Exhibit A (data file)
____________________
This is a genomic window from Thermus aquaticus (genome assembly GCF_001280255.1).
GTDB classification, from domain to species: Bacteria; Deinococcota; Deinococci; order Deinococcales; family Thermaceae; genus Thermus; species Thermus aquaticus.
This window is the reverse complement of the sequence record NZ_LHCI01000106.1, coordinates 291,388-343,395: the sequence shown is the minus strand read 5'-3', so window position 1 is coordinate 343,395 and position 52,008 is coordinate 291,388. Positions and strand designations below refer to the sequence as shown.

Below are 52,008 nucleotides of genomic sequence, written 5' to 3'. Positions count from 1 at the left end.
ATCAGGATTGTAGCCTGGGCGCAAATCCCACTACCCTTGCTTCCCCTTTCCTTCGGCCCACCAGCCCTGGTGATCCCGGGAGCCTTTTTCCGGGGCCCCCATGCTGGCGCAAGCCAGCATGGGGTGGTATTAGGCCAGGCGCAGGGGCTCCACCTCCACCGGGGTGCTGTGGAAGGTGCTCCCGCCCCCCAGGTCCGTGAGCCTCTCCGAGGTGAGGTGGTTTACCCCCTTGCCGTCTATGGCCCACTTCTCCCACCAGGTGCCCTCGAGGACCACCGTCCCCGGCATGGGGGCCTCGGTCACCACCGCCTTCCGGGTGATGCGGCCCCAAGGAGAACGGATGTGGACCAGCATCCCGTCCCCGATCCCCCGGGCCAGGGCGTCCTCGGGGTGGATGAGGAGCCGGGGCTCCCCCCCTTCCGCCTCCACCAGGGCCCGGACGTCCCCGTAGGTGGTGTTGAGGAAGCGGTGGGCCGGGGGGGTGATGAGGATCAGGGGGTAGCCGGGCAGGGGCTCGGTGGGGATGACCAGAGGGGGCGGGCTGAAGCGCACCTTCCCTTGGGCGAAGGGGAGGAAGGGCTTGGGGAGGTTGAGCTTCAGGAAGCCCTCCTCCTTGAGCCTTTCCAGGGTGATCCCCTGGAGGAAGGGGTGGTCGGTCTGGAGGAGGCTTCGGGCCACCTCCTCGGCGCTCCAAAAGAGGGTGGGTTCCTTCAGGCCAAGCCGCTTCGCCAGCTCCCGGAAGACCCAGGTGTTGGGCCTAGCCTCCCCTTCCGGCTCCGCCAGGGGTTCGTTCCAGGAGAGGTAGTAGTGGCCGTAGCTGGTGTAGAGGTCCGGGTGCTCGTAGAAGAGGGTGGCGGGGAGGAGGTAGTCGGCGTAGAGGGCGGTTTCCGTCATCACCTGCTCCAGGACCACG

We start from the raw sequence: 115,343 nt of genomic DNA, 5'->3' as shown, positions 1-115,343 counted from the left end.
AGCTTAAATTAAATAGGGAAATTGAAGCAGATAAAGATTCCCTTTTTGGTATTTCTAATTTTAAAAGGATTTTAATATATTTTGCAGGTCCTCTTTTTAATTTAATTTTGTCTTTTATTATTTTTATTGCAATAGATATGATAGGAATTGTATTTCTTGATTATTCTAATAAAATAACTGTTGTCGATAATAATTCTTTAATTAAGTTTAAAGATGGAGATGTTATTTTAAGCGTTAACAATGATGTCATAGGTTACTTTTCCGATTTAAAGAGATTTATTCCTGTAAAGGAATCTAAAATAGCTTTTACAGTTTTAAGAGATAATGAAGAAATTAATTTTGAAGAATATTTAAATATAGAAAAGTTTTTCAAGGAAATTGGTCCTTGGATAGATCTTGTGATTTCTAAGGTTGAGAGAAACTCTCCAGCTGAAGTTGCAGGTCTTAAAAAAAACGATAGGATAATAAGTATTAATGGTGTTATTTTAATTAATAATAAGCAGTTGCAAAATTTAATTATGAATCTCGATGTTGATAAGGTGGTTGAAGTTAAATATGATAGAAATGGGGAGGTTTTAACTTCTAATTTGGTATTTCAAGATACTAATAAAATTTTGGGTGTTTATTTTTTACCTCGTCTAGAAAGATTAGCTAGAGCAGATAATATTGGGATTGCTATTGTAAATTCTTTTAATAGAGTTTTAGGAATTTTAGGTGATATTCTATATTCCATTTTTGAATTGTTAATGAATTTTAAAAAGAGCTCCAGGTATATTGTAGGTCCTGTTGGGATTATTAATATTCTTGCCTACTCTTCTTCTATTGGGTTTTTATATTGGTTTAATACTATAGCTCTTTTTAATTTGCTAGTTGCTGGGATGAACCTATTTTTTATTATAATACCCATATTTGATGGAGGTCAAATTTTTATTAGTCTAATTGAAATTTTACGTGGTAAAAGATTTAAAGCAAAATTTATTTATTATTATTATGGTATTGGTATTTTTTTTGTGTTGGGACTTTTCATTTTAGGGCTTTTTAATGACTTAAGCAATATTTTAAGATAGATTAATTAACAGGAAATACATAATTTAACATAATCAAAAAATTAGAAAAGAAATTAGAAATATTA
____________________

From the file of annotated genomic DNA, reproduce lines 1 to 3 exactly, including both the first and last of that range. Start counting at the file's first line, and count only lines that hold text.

This is a genomic window from Thermus aquaticus (genome assembly GCF_001280255.1).
GTDB classification, from domain to species: Bacteria; Deinococcota; Deinococci; order Deinococcales; family Thermaceae; genus Thermus; species Thermus aquaticus.
This window is the reverse complement of the sequence record NZ_LHCI01000106.1, coordinates 291,388-343,395: the sequence shown is the minus strand read 5'-3', so window position 1 is coordinate 343,395 and position 52,008 is coordinate 291,388. Positions and strand designations below refer to the sequence as shown.